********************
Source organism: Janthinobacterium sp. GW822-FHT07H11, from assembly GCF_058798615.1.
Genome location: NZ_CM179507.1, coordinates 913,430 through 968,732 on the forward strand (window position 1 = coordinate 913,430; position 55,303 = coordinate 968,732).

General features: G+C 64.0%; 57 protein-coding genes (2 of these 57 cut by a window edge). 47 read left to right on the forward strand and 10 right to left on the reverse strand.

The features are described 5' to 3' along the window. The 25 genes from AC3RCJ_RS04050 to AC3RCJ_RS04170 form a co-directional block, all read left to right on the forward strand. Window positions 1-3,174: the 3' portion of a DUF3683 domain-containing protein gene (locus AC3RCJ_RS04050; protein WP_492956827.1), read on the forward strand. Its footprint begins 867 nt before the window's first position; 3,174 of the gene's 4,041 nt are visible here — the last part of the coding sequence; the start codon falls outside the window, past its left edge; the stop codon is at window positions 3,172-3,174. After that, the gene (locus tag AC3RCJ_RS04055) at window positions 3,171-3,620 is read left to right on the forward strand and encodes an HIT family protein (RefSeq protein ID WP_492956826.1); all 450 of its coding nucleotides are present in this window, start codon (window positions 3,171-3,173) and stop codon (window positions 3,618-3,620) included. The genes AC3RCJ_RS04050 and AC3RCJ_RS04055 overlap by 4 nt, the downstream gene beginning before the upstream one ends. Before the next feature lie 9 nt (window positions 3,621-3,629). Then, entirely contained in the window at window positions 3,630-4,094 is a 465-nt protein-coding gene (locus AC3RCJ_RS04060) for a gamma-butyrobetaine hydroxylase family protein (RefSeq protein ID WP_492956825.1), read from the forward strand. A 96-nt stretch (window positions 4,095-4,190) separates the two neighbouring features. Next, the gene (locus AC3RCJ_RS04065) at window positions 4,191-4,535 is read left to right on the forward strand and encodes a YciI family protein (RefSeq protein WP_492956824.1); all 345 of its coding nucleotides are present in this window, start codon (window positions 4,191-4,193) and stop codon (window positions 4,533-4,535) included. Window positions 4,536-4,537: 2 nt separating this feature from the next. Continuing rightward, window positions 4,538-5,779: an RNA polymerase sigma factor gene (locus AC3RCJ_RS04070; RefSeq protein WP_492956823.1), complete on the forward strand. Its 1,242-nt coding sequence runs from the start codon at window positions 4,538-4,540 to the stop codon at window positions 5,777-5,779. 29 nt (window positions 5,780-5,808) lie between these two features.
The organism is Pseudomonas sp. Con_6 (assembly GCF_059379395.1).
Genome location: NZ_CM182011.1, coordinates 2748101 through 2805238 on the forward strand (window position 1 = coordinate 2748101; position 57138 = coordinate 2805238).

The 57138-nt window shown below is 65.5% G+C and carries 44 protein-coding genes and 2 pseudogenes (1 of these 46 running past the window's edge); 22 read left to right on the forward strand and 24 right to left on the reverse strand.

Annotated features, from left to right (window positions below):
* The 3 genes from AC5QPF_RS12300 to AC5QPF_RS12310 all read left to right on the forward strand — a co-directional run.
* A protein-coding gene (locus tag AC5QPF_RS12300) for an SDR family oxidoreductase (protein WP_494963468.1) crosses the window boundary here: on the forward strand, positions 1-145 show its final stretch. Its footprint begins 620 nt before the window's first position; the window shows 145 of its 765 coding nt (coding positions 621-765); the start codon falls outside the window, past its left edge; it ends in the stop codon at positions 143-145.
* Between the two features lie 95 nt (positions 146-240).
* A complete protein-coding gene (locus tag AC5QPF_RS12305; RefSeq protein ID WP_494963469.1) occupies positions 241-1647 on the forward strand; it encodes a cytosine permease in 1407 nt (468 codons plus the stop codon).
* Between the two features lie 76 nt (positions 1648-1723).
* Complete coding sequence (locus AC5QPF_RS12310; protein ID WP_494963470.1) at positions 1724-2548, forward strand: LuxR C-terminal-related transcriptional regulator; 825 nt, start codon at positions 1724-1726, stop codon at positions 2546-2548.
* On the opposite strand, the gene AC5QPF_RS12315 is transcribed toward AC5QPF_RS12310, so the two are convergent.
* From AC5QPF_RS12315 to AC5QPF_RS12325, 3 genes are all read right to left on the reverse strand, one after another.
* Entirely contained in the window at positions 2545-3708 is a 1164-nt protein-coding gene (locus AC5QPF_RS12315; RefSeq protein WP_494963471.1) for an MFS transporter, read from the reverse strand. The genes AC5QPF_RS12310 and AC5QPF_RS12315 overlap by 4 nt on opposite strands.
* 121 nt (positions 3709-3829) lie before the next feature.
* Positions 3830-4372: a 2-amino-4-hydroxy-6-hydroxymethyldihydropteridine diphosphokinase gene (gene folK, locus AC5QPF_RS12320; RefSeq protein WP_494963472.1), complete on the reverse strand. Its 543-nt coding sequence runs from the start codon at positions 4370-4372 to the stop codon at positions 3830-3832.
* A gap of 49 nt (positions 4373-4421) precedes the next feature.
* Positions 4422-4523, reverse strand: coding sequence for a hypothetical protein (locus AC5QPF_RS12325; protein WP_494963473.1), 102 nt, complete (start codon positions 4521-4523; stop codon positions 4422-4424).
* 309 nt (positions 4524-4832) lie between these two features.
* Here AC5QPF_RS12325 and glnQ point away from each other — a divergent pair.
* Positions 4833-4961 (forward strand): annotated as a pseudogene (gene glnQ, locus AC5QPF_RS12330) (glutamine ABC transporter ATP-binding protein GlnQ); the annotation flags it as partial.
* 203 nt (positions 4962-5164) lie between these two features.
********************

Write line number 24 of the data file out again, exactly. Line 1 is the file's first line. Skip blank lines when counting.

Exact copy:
* Positions 4833-4961 (forward strand): annotated as a pseudogene (gene glnQ, locus AC5QPF_RS12330) (glutamine ABC transporter ATP-binding protein GlnQ); the annotation flags it as partial.